Sunday, February 19, 2017
Exhibit Hall (Hynes Convention Center)
Joon Kim, Seoul National University, Seoul, Korea, Republic of (South)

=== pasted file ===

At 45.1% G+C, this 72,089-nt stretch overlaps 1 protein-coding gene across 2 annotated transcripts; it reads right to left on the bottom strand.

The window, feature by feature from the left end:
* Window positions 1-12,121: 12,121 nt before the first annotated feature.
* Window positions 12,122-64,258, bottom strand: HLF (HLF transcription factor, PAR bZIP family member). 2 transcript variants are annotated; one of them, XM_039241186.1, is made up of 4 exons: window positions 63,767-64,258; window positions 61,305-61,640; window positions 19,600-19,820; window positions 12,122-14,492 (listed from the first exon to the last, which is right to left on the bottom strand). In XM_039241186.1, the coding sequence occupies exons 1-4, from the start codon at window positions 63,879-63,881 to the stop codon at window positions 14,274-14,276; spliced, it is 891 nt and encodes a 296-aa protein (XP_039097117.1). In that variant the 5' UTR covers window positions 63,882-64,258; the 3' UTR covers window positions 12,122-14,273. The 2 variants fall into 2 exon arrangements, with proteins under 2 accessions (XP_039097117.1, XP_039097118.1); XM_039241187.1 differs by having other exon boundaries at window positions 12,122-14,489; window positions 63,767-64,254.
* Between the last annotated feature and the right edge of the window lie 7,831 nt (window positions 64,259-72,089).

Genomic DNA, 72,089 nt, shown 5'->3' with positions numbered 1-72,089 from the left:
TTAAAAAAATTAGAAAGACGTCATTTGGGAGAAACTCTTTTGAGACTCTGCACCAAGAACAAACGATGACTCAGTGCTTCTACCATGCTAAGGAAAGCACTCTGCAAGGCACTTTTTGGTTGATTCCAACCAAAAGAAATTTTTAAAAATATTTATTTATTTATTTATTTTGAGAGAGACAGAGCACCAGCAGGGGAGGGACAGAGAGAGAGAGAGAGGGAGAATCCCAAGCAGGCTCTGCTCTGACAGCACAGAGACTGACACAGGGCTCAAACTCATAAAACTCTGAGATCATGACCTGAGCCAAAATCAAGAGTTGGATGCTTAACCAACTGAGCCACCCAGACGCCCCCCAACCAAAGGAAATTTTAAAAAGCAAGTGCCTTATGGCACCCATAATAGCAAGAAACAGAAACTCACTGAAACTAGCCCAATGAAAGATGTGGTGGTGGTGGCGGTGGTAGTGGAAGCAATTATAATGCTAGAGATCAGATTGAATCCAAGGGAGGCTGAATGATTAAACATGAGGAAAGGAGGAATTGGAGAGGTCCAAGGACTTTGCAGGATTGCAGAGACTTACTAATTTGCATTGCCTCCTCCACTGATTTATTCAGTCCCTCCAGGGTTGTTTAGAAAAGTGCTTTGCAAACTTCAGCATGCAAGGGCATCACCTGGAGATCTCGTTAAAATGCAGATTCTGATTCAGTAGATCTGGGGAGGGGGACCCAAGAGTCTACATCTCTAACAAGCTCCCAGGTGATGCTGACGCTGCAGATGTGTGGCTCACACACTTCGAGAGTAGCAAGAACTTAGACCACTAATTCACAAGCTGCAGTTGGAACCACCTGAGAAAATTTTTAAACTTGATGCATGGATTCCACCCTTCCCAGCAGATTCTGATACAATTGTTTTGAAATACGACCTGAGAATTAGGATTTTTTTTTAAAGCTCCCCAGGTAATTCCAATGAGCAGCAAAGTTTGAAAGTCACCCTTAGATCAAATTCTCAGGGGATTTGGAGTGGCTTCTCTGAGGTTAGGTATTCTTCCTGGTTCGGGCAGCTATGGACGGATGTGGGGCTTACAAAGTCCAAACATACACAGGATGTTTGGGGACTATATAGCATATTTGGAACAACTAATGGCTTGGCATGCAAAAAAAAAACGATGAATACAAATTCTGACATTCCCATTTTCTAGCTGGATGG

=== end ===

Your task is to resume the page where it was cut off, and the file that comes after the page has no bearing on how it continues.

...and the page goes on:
The climate-smart agriculture (CSA) initiative pursues the triple wins: (1) sustainably increasing productivity and incomes; (2) adapting and building resilience to climate change; and (3) mitigating greenhouse gases emissions. CSA provides the practical aims that facilitate the development of holistic indicators for quantitative evaluation and monitoring, on which decision-making support system will be based. In this endeavor, quantitative assessment of resilience is one of the main challenges not only in agriculture but also in forestry. We estimated normalized spectral entropy as a proxy measure of subsystem resilience using decade-long tower-based fluxes of energy and matter over forest and agricultural ecosystems in Korea. These ecosystems were examined to find out whether the current state of ecosystem management is a proper configuration toward climate-smart agriculture and forestry. The study sites are two adjacent forests (i.e., a fast-growing coniferous forest plantation and an aged deciduous forest) in Pocheon, and a heterogeneous annual cropland in Haenam, Korea. Eddy covariance technique was used to measure fluxes of carbon, water and energy along with other micrometeorological, plant and soil variables from 2006 to 2015. The 30-minute data were processed and gap-filled by the KoFlux protocol. Spectral entropy (Hs) was calculated from power spectral density and then normalized (Hsn) to have a range from 0 to 1. If Hsn is close to 0, it implies that the time series is composed of periodic cycles and varies orderly. In this context, 1- Hsn may be used as a measure for evaluating the adaptive capacity of the subsystem, i.e., a key mechanism for resilience. We then selected a suite of variables associated with biophysical and biogeochemical processes in these ecosystems, including radiation components, precipitation, evapotranspiration, gross primary productivity, ecosystem respiration, net ecosystem exchange of CO2, air temperature, canopy temperature and soil temperature. The spectral entropy values of these variables are related and compared for different periods and are interpreted to link with the self-organizing processes in these contrasting ecosystems. Our results demonstrate that these ecosystems manifest self-organizing processes which may be used to gauge the ecosystem resilience.